An imaging system is disclosed which provides orientation information as well as height information about the object. The imaging system includes a linescan sensor, which views the object from at least two views and outputs a set of partial images of the object for each view. Once the at least two sets of partial images are combined into an assembled image, electronics compute the height of object features from the at least two assembled images. The height information is particularly useful to assess the quality of a feature on an electronic component, such as a ball, grid, lead, or column. Orientation information about the object can be computed from one or more of the assembled images. Once the height of at least four features on the object is computed, a measure of the coplanarity of the component may be computed. Additionally, the height information from the present invention may be used to assess the quality of an object, such as ascertaining the absence or presence of critical features on the object.
The method and apparatus of the present invention is useful for both single and multi-nozzle pick and place machines, but may also be used with screen printers to assess whether applied solder bricks are present or absent, or to assess whether the height of the solder bricks is appropriate. Optionally, the method and apparatus of the present invention is useful with wire bonders, to ascertain the height of a bonded wire or the like as a measure of the quality of the bonding process.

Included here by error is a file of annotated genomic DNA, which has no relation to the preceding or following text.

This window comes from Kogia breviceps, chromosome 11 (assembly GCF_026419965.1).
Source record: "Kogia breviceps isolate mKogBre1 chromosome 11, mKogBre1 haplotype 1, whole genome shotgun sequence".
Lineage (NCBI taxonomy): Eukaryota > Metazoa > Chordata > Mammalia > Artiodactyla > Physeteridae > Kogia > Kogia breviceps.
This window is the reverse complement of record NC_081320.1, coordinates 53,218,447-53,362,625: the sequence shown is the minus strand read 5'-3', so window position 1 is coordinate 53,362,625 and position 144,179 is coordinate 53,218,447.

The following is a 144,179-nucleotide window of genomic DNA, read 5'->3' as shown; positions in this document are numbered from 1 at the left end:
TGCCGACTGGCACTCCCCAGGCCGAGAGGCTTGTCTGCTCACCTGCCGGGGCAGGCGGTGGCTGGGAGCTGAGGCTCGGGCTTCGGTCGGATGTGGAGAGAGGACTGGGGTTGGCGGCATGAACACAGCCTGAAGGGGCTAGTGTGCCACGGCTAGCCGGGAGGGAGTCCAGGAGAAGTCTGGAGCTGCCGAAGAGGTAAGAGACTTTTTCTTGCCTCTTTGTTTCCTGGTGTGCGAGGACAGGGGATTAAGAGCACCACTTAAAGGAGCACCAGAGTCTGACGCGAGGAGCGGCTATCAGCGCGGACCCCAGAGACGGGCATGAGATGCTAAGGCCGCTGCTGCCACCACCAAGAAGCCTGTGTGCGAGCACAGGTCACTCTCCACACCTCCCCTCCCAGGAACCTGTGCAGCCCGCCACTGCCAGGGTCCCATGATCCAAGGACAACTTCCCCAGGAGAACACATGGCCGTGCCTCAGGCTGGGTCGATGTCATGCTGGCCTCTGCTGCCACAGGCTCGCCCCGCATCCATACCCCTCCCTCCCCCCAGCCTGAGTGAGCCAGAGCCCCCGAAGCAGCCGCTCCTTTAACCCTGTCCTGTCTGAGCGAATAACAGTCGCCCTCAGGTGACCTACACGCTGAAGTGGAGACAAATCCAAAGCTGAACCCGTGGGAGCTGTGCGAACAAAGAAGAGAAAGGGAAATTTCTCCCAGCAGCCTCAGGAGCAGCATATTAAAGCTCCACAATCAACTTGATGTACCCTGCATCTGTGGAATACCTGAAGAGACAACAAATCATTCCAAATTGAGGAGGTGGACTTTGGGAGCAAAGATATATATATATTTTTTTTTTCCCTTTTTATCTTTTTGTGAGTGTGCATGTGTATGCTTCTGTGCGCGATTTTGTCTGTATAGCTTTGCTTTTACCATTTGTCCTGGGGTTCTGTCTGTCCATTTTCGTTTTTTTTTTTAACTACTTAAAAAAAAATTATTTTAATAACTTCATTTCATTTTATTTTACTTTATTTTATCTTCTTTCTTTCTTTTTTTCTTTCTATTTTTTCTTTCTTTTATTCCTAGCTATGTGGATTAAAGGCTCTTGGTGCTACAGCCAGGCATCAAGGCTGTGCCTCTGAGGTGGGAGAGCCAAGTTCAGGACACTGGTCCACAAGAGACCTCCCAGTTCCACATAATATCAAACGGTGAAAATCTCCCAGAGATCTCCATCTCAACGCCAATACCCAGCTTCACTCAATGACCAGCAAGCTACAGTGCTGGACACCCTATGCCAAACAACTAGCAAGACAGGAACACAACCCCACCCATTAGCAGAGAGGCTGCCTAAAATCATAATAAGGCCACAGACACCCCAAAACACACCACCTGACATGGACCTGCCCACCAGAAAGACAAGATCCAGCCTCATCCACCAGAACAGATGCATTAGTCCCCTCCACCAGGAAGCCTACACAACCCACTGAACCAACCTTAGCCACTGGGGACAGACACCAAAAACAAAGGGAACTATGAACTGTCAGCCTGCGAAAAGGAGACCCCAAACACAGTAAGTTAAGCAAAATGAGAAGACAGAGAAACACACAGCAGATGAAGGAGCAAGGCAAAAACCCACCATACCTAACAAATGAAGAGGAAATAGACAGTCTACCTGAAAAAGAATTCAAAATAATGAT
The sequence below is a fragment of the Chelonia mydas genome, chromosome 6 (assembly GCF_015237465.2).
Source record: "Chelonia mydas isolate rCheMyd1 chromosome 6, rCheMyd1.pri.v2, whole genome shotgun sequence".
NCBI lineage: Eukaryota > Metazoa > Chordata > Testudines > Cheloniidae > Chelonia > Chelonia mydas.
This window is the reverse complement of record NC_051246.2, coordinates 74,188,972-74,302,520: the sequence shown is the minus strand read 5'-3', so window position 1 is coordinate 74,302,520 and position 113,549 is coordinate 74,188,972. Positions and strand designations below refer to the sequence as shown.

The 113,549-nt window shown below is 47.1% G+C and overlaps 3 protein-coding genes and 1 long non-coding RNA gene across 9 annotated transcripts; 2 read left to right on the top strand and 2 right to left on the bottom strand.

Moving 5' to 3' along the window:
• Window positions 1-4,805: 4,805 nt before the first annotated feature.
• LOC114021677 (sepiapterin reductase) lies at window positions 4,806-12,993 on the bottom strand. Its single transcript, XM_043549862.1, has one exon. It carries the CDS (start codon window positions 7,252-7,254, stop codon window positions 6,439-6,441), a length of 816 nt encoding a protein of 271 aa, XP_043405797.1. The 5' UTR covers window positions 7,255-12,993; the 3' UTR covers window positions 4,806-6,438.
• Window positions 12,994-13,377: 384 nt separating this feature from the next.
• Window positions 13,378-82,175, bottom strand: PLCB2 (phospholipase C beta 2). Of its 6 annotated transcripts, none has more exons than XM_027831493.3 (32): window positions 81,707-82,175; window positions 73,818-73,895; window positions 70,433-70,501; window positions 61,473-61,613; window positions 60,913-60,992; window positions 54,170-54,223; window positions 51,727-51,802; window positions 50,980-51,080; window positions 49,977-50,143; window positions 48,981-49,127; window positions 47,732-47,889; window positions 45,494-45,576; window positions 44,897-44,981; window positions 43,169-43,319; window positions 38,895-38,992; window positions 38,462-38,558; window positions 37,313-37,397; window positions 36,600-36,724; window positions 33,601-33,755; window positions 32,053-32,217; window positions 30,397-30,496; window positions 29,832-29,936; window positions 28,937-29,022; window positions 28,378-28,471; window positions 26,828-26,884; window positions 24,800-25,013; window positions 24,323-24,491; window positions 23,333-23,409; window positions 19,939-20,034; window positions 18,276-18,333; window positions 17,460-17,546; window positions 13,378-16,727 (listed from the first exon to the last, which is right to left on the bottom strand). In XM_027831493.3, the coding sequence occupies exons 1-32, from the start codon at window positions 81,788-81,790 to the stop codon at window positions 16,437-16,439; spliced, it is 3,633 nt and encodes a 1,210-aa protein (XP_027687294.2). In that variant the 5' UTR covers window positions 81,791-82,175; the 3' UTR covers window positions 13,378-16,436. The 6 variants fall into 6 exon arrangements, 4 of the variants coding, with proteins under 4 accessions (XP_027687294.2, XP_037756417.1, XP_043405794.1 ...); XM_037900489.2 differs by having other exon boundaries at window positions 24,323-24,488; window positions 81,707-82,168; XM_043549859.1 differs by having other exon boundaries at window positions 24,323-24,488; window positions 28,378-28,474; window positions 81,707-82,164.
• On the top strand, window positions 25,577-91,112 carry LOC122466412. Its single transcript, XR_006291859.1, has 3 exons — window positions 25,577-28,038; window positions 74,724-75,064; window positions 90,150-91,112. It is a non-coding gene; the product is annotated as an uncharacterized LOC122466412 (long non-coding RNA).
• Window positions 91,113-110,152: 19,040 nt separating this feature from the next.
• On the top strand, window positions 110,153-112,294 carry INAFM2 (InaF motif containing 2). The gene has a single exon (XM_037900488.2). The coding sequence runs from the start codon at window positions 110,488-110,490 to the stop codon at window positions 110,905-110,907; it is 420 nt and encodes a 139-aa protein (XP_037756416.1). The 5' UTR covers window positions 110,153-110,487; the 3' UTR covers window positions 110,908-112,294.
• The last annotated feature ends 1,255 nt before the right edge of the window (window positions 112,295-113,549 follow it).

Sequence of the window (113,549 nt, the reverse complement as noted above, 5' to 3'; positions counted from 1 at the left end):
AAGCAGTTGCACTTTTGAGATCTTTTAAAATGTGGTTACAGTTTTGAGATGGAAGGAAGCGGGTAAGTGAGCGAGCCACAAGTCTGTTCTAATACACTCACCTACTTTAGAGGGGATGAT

FIG. 1 is a top plan view of a pick and place machine.
FIG. 2 is an elevation view of a placement head in accordance with an embodiment of the present invention.
FIG. 3 is a side elevation view of a portion of a placement head in accordance with an embodiment of the present invention.
FIGS. 4-6 are rear elevation and two top plan views of a portion of a placement head in accordance with an embodiment of the present invention.
FIG. 7 is a flowchart of a method of picking and placing components in accordance with an embodiment of the present invention.
FIG. 8 is a timing diagram of component placement in accordance with an embodiment of the present invention.
FIG. 9 is a diagrammatic view of a portion of a pick and place machine in accordance with an embodiment of the present invention.
FIG. 10 is a system block diagram of a portion of a pick and place machine in accordance with an embodiment of the present invention.
FIGS. 11a and 11 b are perspective and side elevation views of a gradient index lens array imaging system.
FIGS. 12 and 13 are diagrammatic views of a stereo imaging system.
FIGS. 14a and 14 b are diagrammatic views of a detector in the X-Y plane.
FIG. 15 is a diagrammatic view of a telecentric imaging system.
FIG. 16 is a diagrammatic view of a telecentric imaging system imaging multiple ray bundles.
FIG. 17 is a diagrammatic view of another telecentric imaging system.
FIG. 18 is a diagrammatic view of another optical system.
FIG. 19 is a diagrammatic view of an optical system imaging multiple ray bundles.
FIG. 20 is a diagrammatic view of an optical system including a prism.
FIG. 21 is a diagrammatic Y-Z plane view of a portion of an optical system in accordance with an embodiment of the present invention.
FIG. 22 is a diagrammatic X-Y plane view of a detector in accordance with an embodiment of the present invention.
FIG. 23 is a diagrammatic view of a stereo vision optical system in accordance with an embodiment of the present invention.
FIG. 24 is a diagrammatic X-Y plane view of the detector shown in FIG. 22, imaging a feature in accordance with an embodiment of the present invention.
FIG. 25 is a diagrammatic view of a sensor in accordance with an embodiment of the present invention.
FIG. 26 is a perspective view of a prior art wire bonder.
FIG. 27 is a top plan view of a wire bonder in accordance with an embodiment of the present invention.